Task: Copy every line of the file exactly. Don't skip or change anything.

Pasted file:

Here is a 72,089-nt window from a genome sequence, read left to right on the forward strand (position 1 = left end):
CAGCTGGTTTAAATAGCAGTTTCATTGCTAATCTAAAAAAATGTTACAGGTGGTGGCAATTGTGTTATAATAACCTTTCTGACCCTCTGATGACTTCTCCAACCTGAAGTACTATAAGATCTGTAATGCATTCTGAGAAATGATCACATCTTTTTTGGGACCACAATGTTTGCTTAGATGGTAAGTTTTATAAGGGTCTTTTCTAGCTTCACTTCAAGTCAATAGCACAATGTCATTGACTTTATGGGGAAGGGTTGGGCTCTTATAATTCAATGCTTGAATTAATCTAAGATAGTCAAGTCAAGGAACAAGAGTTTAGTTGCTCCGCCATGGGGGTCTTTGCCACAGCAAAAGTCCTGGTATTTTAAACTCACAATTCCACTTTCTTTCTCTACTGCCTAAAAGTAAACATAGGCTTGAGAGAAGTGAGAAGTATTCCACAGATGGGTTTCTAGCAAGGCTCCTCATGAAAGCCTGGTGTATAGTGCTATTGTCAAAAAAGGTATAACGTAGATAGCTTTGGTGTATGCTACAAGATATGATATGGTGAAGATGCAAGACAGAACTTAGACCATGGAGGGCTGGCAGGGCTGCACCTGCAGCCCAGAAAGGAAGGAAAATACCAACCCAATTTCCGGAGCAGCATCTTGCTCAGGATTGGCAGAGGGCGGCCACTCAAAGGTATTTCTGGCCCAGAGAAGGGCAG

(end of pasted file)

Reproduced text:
Here is a 72,089-nt window from a genome sequence, read left to right on the forward strand (position 1 = left end):
CAGCTGGTTTAAATAGCAGTTTCATTGCTAATCTAAAAAAATGTTACAGGTGGTGGCAATTGTGTTATAATAACCTTTCTGACCCTCTGATGACTTCTCCAACCTGAAGTACTATAAGATCTGTAATGCATTCTGAGAAATGATCACATCTTTTTTGGGACCACAATGTTTGCTTAGATGGTAAGTTTTATAAGGGTCTTTTCTAGCTTCACTTCAAGTCAATAGCACAATGTCATTGACTTTATGGGGAAGGGTTGGGCTCTTATAATTCAATGCTTGAATTAATCTAAGATAGTCAAGTCAAGGAACAAGAGTTTAGTTGCTCCGCCATGGGGGTCTTTGCCACAGCAAAAGTCCTGGTATTTTAAACTCACAATTCCACTTTCTTTCTCTACTGCCTAAAAGTAAACATAGGCTTGAGAGAAGTGAGAAGTATTCCACAGATGGGTTTCTAGCAAGGCTCCTCATGAAAGCCTGGTGTATAGTGCTATTGTCAAAAAAGGTATAACGTAGATAGCTTTGGTGTATGCTACAAGATATGATATGGTGAAGATGCAAGACAGAACTTAGACCATGGAGGGCTGGCAGGGCTGCACCTGCAGCCCAGAAAGGAAGGAAAATACCAACCCAATTTCCGGAGCAGCATCTTGCTCAGGATTGGCAGAGGGCGGCCACTCAAAGGTATTTCTGGCCCAGAGAAGGGCAG